Lobbyists lie to avoid copyright treaty scrutiny
I posted last week about ACTA, the staggeringly misguided treaty that the entertainment and pharmaceutical industries are trying to have their government minions pass without any serious public debate.
This week, the entertainment industry is at it again. The Trans-Pacific Partnership (TPP) is yet another copyright treaty being negotiated in secret by many of the same shadowy corporate éminence grises as ACTA itself.
Now, some civil society groups heard that there was to be a TPP meeting at a swanky Hollywood hotel and decided that they'd rent out a room and run an open briefing event about the TPP. In the same hotel.
But the lobbyists heard about the planned meeting and decided to have the hotel cancel the group’s reservations. Sean Flynn, the Associate Director of the Program on Information Justice and Intellectual Property (PIJIP) at American University takes up the story on TechDirt.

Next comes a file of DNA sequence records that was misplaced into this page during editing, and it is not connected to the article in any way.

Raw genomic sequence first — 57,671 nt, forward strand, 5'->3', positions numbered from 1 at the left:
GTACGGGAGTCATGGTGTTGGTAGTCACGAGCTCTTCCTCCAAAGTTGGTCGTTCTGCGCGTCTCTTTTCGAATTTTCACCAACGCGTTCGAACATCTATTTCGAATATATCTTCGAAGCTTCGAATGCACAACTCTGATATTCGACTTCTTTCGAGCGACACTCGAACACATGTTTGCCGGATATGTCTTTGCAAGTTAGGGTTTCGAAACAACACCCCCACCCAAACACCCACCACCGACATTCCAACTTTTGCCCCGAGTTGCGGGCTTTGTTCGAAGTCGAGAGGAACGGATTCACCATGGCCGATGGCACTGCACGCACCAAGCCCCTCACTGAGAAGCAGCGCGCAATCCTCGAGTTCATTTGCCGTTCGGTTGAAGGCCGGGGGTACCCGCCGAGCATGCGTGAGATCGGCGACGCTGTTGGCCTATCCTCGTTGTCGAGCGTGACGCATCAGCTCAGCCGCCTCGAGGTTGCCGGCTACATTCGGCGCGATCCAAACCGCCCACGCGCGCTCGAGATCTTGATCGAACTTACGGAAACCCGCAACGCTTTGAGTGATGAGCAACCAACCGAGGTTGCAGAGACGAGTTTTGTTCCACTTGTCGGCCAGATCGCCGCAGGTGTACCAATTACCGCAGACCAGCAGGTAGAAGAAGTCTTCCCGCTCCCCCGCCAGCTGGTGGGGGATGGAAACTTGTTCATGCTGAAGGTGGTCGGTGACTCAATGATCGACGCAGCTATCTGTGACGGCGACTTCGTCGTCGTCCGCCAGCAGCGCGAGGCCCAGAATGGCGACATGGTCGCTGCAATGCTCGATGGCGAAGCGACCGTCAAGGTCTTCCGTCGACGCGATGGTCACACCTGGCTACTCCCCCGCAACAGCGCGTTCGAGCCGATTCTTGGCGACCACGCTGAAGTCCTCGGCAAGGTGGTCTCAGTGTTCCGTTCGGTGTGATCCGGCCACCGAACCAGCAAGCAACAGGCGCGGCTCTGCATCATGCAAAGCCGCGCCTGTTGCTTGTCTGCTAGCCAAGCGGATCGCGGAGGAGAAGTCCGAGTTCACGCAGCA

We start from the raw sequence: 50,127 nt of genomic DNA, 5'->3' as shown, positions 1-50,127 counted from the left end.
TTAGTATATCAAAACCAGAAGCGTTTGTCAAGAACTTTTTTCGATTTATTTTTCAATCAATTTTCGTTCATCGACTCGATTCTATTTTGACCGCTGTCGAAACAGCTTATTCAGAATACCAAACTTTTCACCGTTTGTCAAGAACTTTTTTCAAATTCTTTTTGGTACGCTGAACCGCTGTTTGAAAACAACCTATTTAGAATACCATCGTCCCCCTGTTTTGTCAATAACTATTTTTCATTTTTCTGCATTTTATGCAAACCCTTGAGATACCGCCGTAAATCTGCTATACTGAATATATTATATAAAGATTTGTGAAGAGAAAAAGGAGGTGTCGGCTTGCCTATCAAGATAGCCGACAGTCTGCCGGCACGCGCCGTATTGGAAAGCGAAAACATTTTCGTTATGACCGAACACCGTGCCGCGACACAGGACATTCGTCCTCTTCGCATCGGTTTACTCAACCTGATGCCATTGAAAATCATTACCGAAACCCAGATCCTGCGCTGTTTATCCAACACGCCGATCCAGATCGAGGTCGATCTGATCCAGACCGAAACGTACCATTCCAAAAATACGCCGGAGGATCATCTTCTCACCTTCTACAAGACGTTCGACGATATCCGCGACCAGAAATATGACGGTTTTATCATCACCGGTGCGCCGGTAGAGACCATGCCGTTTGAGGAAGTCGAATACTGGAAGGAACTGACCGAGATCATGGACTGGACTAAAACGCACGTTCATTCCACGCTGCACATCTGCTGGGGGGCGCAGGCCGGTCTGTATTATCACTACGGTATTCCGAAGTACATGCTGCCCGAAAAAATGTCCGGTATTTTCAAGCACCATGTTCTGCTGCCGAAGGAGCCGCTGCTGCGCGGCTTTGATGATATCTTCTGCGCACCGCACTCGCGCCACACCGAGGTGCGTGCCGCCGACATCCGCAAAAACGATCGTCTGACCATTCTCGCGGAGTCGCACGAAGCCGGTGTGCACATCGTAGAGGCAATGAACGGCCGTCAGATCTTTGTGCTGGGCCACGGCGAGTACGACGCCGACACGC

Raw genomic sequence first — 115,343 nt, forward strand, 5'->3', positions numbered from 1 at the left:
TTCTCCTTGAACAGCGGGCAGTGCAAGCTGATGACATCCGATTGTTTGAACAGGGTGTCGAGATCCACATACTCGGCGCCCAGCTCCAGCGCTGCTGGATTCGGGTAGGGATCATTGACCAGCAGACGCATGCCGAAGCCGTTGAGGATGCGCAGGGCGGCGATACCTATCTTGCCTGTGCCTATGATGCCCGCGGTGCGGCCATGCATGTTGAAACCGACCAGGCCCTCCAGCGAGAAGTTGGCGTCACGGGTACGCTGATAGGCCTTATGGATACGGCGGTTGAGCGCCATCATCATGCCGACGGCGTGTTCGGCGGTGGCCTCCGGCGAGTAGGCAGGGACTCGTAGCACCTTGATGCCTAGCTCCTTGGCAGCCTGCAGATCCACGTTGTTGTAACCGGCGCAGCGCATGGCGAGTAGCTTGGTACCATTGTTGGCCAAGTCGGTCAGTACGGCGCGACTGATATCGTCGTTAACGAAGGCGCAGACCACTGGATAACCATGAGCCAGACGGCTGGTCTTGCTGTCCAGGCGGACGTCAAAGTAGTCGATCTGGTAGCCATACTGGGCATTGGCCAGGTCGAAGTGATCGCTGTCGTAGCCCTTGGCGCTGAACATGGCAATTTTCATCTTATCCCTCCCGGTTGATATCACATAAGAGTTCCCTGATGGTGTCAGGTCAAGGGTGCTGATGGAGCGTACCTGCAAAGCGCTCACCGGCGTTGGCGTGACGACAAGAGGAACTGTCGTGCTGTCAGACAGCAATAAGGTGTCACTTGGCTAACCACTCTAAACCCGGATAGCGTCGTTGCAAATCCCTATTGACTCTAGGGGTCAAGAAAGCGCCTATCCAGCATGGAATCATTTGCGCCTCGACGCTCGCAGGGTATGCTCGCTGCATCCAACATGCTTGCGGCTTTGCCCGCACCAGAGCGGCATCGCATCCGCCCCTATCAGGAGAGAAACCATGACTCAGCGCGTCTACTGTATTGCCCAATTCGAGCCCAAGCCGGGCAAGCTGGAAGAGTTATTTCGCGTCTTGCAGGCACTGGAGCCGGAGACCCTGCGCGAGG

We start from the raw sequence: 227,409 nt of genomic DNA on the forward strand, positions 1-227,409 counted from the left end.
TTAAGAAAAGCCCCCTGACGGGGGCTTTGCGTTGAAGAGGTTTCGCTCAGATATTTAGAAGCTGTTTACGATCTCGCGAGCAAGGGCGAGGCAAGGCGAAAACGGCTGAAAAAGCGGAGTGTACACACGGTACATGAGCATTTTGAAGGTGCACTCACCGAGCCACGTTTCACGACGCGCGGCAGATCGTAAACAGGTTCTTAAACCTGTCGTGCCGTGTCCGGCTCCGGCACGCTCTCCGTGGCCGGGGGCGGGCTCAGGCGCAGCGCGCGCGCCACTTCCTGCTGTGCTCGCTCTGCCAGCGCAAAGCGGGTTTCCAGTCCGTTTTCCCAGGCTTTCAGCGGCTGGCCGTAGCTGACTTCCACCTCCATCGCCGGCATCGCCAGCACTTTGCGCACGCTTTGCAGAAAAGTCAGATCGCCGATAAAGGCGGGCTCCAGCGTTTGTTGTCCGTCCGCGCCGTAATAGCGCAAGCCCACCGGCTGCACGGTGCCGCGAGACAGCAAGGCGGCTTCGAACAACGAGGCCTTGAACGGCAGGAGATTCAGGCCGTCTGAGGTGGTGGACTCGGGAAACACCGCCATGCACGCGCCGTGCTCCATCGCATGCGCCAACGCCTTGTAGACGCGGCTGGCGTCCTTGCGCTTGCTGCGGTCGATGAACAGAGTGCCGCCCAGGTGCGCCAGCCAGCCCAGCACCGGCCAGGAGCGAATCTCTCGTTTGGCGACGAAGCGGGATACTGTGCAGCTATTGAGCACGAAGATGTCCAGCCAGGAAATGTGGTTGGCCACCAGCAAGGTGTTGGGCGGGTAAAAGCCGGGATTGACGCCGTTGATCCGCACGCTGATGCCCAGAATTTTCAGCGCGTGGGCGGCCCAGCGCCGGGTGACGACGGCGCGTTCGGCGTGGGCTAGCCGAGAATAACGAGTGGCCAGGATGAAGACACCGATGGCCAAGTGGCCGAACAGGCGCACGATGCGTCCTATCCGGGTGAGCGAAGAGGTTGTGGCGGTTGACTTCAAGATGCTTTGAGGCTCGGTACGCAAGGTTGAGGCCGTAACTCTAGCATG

‘The public interest briefing was booked last week and advertised to all delegations, including the host USTR,’ he said. ‘An hour after the invitation was sent, we received a cancellation of our venue by the hotel.’
The hotel said that they had ‘a confidential group in house’ and wouldn't be allowing other groups in the hotel that day.
It turns out that that was a lie. When the group called to rent a function room for another event the hotel was more than happy to oblige.
Unlike the public interest groups, the film industry got exclusive access to the treaty negotiators. The negotiators even got a ‘multi-hour tour of 20th Century Fox Studios’. Of course that won't have any influence on their objectivity.
Secrecy and corruption appear to be the modus operandi of the corporate interest groups sponsoring the TPP. Their terror at the prospect of any public debate about their control of popular culture only serves to illustrate the fragility of their position. Expect more shenanigans and more attempts at pervasive internet surveillance coming from the direction of our Hollywood overlords.